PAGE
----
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Anatomical basis of syringomyelia occurring with hindbrain lesions.
Neurosurgery. 1993 May; 32(5):748-54; discussion 754.N

Abstract

Hindbrain lesions that distort or compress the cervicomedullary junction are commonly associated with syringomyelia. As a basis for discussing pathogenetic mechanisms, the upper end of the central canal of the spinal cord was examined histologically in six aborted fetuses and 14 adults dying of natural causes; the results were correlated with magnetic resonance images in 40 normal subjects. The central canal of the medulla, which extends from the cervicomedullary junction to the fourth ventricle, was found to migrate dorsally, elongate in dorsoventral diameter, and dilate beneath the tip of the obex to form a large, everted aperture. This opening communicates directly with the subarachnoid space through the foramen of Magendie and is indirectly continuous with the main body of the fourth ventricle. In adults, the aperture of the central canal is located approximately 1.0 cm below the tela choroidea inferior and 3.5 cm below the midpoint of the fourth ventricle. Analysis of magnetic resonance imaging scans in 45 patients with syringomyelia and simple hindbrain lesions revealed two patterns of cavity formation: 1) lesions that obstructed the upper end of the central canal or its continuity with the subarachnoid space produced a noncommunicating type of syringomyelia; and 2) lesions that obstructed the basilar cisterns or the foraminal outlets of the fourth ventricle produced a communicating type of syringomyelia (hydromyelia) in association with hydrocephalus. Evidence is presented that syrinxes occurring with hindbrain lesions are not caused by a caudal flow of cerebrospinal fluid from the fourth ventricle into the central canal of the spinal cord.

Authors+Show Affiliations

Department of Neurosurgery, State University of New York Health Science Center, Brooklyn.No affiliation info availableNo affiliation info availableNo affiliation info availableNo affiliation info available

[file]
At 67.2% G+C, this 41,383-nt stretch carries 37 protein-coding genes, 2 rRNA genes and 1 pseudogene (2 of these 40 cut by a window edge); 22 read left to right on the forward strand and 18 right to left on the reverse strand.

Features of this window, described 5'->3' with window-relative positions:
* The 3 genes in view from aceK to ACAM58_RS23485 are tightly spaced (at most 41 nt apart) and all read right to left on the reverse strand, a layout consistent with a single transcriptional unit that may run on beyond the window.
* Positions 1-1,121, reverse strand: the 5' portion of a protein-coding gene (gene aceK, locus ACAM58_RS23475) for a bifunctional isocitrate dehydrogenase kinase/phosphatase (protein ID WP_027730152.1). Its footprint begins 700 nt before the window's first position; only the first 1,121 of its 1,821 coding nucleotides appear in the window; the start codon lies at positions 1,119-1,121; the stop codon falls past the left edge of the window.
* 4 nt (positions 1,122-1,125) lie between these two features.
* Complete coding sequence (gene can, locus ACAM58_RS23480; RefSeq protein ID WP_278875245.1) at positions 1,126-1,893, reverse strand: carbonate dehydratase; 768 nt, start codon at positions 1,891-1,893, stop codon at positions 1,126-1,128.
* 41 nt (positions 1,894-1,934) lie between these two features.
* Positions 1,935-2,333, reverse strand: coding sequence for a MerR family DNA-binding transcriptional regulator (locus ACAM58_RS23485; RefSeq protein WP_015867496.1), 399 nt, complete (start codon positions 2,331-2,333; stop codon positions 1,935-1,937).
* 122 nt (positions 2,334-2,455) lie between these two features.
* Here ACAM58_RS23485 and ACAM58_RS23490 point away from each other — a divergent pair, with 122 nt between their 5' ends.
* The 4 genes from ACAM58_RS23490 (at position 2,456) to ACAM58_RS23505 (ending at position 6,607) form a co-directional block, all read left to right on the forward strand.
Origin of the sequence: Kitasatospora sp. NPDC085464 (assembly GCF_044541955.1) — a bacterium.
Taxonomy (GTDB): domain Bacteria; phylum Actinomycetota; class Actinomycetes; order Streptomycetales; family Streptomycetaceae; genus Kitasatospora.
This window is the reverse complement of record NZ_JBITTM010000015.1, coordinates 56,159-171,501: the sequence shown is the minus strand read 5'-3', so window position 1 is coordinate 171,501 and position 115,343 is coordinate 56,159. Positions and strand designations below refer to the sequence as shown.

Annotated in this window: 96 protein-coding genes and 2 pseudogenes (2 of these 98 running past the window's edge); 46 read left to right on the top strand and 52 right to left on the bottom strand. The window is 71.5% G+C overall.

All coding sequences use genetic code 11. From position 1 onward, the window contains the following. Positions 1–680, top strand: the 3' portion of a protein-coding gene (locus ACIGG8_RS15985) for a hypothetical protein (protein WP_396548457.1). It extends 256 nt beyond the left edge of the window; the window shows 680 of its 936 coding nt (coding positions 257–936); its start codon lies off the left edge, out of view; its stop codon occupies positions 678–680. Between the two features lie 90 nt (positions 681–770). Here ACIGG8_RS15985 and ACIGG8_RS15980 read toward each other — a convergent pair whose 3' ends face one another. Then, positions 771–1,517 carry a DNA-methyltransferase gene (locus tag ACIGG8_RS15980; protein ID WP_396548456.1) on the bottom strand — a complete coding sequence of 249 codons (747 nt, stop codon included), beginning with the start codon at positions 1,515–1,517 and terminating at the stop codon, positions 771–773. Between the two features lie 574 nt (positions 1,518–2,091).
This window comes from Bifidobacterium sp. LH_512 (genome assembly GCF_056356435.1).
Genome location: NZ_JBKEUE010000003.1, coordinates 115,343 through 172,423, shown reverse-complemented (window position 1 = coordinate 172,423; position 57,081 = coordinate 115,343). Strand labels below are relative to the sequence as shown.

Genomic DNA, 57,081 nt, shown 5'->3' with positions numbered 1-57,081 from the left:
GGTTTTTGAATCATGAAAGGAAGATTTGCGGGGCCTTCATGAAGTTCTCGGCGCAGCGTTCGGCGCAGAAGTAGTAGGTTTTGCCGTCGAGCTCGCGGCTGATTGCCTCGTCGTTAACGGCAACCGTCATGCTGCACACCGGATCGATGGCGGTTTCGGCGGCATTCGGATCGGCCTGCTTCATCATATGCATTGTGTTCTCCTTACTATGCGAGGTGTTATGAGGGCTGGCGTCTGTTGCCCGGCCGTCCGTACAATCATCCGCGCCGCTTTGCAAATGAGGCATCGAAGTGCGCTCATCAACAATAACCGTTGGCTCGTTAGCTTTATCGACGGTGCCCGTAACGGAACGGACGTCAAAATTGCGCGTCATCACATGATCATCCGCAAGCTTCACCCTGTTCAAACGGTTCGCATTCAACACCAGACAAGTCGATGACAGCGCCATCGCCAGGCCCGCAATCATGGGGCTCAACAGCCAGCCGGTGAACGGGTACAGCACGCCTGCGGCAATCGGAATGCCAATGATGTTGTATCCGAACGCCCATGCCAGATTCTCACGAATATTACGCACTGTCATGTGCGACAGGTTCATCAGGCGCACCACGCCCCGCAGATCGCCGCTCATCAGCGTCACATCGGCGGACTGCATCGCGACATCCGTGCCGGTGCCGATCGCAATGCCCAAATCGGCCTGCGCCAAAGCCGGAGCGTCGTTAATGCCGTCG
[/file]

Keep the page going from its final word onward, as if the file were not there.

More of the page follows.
Pub Type(s)

Journal Article
Research Support, Non-U.S. Gov't

Language

eng

PubMed ID

8492850

Citation

Milhorat, T H., et al. "Anatomical Basis of Syringomyelia Occurring With Hindbrain Lesions." Neurosurgery, vol. 32, no. 5, 1993, pp. 748-54; discussion 754.
Milhorat TH, Miller JI, Johnson WD, et al. Anatomical basis of syringomyelia occurring with hindbrain lesions. Neurosurgery. 1993;32(5):748-54; discussion 754.
Milhorat, T. H., Miller, J. I., Johnson, W. D., Adler, D. E., & Heger, I. M. (1993). Anatomical basis of syringomyelia occurring with hindbrain lesions. Neurosurgery, 32(5), 748-54; discussion 754.
Milhorat TH, et al. Anatomical Basis of Syringomyelia Occurring With Hindbrain Lesions. Neurosurgery. 1993;32(5):748-54; discussion 754. PubMed PMID: 8492850.
* Article titles in AMA citation format should be in sentence-case
TY - JOUR T1 - Anatomical basis of syringomyelia occurring with hindbrain lesions. AU - Milhorat,T H, AU - Miller,J I, AU - Johnson,W D, AU - Adler,D E, AU - Heger,I M, PY - 1993/5/1/pubmed PY - 1993/5/1/medline PY - 1993/5/1/entrez SP - 748-54; discussion 754 JF - Neurosurgery JO - Neurosurgery VL - 32 IS - 5 N2 - Hindbrain lesions that distort or compress the cervicomedullary junction are commonly associated with syringomyelia. As a basis for discussing pathogenetic mechanisms, the upper end of the central canal of the spinal cord was examined histologically in six aborted fetuses and 14 adults dying of natural causes; the results were correlated with magnetic resonance images in 40 normal subjects. The central canal of the medulla, which extends from the cervicomedullary junction to the fourth ventricle, was found to migrate dorsally, elongate in dorsoventral diameter, and dilate beneath the tip of the obex to form a large, everted aperture. This opening communicates directly with the subarachnoid space through the foramen of Magendie and is indirectly continuous with the main body of the fourth ventricle. In adults, the aperture of the central canal is located approximately 1.0 cm below the tela choroidea inferior and 3.5 cm below the midpoint of the fourth ventricle. Analysis of magnetic resonance imaging scans in 45 patients with syringomyelia and simple hindbrain lesions revealed two patterns of cavity formation: 1) lesions that obstructed the upper end of the central canal or its continuity with the subarachnoid space produced a noncommunicating type of syringomyelia; and 2) lesions that obstructed the basilar cisterns or the foraminal outlets of the fourth ventricle produced a communicating type of syringomyelia (hydromyelia) in association with hydrocephalus. Evidence is presented that syrinxes occurring with hindbrain lesions are not caused by a caudal flow of cerebrospinal fluid from the fourth ventricle into the central canal of the spinal cord. SN - 0148-396X UR - https://www.unboundmedicine.com/medline/citation/8492850/Anatomical_basis_of_syringomyelia_occurring_with_hindbrain_lesions_ L2 - https://academic.oup.com/neurosurgery/article-lookup/doi/10.1227/00006123-199305000-00008 DB - PRIME DP - Unbound Medicine ER -